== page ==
MADRID – Spain has blocked the auction of a possible Caravaggio painting in Madrid. The artwork, originally attributed to Spaniard José de Ribera could be a long-lost masterpiece by the Italian Caravaggio.
The oil painting depicts Jesus before his crucifixion and according to the auction catalogue is a work by Spanish artist José de Ribera. Ribera was a leading exponent of the Spanish School of art, though much of his mature work was carried out in Italy.
Value could be €150million
As a work by Ribera, Crowning of Thorns was initially given a starting price of €1,500. However, if it is a work by Carvaggio that could multiply to €150million.
Experts are examining the painting and it has been declared “not for export” whilst the work is underway.
The Spanish government blocked the auction just hours before the painting was due to go under the hammer. This prevents the painting from being sold abroad. “The painting is valuable, we hope it’s a Caravaggio,” Spain’s Minister of Culture José Manuel Rodríguez Uribes said.
“As to who painted it, different experts are studying the work and right now we have no further information. The painting has been declared ‘not for export’ and will not be able to leave Spain,” a spokeswoman at Ansorena auction house in Madrid told AFP.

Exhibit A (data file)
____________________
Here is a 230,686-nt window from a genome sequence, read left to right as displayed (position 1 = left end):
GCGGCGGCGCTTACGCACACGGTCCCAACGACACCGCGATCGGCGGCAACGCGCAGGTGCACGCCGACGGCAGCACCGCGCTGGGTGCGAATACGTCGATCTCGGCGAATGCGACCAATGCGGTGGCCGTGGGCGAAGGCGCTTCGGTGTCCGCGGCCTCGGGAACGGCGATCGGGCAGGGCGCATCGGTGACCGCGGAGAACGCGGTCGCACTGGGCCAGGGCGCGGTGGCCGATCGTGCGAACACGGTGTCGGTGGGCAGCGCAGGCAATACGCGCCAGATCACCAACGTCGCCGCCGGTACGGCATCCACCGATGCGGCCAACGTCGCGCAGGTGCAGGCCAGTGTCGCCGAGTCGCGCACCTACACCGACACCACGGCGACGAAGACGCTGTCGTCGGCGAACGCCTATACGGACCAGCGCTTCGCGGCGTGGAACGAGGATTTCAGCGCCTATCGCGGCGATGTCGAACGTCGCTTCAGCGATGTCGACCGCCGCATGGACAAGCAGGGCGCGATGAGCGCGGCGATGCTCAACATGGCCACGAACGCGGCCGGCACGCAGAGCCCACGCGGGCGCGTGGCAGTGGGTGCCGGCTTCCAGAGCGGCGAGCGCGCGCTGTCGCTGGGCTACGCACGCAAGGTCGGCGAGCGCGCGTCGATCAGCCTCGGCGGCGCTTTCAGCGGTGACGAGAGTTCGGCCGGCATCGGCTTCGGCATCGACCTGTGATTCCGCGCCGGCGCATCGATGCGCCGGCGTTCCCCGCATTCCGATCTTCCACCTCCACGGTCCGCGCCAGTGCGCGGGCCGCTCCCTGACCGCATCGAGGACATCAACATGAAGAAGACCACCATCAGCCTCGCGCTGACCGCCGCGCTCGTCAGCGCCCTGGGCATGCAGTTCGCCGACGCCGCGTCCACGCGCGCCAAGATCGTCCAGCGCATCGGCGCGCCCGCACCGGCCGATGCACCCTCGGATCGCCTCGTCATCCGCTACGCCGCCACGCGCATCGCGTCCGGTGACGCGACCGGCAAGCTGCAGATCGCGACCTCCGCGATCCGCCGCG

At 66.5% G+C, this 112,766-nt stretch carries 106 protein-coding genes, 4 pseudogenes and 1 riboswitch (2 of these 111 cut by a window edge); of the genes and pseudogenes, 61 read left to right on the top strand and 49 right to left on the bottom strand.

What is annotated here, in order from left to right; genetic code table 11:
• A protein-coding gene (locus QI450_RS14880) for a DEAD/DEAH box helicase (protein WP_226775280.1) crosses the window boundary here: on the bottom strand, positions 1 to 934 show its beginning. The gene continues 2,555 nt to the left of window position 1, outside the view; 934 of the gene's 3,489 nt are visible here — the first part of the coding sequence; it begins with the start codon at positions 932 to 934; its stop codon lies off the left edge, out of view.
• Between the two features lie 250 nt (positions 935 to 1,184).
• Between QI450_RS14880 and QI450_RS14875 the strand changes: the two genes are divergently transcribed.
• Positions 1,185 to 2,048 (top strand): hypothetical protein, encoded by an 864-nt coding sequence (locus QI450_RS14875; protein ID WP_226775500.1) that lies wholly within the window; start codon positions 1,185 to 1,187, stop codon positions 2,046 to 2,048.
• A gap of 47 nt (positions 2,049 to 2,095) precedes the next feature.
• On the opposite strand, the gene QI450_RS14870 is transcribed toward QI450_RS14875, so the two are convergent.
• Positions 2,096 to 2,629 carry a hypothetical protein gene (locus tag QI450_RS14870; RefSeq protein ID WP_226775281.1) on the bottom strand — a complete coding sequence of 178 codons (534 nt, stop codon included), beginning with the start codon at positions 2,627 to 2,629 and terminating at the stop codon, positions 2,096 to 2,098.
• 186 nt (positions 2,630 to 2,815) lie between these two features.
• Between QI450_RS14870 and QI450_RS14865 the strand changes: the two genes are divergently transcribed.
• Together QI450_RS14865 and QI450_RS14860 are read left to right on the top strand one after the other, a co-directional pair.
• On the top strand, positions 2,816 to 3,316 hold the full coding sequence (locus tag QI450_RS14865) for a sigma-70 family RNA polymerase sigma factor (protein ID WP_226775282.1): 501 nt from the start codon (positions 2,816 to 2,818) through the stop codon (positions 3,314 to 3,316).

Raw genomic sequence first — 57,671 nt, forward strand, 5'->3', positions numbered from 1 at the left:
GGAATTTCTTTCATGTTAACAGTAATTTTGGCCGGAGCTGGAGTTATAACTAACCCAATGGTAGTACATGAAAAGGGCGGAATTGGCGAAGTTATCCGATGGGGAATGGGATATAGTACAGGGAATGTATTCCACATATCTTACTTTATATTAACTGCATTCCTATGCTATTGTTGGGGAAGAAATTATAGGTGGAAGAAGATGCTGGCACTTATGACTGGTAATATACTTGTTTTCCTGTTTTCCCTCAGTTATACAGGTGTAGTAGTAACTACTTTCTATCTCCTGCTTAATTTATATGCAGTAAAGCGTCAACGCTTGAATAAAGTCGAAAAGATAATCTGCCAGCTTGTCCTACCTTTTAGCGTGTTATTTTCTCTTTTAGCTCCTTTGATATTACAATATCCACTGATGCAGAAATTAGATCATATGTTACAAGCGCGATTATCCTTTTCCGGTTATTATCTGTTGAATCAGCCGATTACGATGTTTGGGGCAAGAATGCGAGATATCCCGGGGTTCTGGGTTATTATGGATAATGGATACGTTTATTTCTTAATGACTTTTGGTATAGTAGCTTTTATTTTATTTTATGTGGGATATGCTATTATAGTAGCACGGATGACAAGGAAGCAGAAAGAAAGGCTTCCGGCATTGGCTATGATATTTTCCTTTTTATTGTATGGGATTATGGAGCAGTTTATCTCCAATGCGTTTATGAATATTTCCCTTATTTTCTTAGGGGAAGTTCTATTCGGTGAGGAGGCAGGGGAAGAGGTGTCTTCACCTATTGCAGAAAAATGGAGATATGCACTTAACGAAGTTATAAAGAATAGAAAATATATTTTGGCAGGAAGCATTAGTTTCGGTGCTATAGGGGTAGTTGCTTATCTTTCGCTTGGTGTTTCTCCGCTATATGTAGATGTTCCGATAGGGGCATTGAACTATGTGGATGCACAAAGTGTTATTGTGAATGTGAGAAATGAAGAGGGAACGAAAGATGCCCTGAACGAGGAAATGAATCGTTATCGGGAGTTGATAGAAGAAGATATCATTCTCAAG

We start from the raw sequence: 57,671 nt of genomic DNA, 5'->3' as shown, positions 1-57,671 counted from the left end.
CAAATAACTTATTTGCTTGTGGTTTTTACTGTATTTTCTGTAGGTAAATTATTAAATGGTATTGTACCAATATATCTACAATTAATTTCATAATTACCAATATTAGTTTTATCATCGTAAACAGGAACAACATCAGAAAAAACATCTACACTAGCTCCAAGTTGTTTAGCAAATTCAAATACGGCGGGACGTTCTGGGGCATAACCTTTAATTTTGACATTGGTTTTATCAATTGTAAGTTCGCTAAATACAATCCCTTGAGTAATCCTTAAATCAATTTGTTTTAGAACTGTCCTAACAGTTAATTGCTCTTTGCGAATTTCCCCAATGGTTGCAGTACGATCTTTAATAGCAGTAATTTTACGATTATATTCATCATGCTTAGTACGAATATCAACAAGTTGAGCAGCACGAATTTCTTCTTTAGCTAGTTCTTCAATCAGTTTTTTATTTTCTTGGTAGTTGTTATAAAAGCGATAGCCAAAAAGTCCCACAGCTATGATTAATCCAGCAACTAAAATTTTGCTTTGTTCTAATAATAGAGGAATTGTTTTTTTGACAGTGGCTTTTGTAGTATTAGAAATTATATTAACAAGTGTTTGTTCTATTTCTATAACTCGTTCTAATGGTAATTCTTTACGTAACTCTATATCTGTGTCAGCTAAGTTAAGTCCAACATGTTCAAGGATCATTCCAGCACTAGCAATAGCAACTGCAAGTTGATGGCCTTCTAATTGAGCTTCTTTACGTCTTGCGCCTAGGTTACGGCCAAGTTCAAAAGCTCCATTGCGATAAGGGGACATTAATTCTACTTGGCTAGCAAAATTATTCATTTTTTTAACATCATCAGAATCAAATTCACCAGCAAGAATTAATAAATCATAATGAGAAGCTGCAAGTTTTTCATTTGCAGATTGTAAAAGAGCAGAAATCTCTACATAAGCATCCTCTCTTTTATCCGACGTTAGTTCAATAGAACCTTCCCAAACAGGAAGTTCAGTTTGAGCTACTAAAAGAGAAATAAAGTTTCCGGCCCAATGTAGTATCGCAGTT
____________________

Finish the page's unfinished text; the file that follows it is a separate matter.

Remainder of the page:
The Prado Museum told the culture ministry there was “sufficient documentary and stylistic evidence to consider that the painting… may be an original work by Caravaggio,” a source from the ministry said, quoted by AFP.
An art history expert also told Italy’s La Repubblica newspaper that the red used in the cloak worn by Jesus was similar to the cloak of Salome in Caravaggio’s famous painting of Salome with the head of John the Baptist. “It’s him,” Maria Cristina Terzaghi said.
Spain’s culture ministry will allow in-depth technical and scientific study of the painting. This will determine whether it is a Caravaggio.
Among other methods, art historians will carry out a forensic examination of the canvas and paint to determine their age. They will also look at the technology and styles of the era, and the techniques of the artist and their students.
A Caravaggio unexpectedly turned up before
In 2014, in the loft of a house in Toulouse (France), a version of Judith beheading Holofernes unexpectedly appeared. It had an estimated value of up to $170million. An anonymous foreign buyer purchased it two days before it was due to be sold at auction.
Who was Caravaggio?
Caravaggio was born around 1571-73 as Michelangelo Merisi. His life was a mix of brilliance and violence.
He pioneered the painting technique chiaroscuro – where light and dark are in sharp contrast. In his works, he uses a few other colours that bring a vividness to the canvas. Art historian Gilles Lambert stated that Caravaggio “put the oscuro (shadows) in chiaroscuro”. He may not have invented the technique, but his work made it a dominant element. His subjects bathe in beams of light while the rest of the piece plunges into dark shadows.
Caravaggio was known for starting brawls and spent time in gaol. He even killed a man. It was whilst in exile from Rome for this crime that he died in mysterious circumstances aged only 38.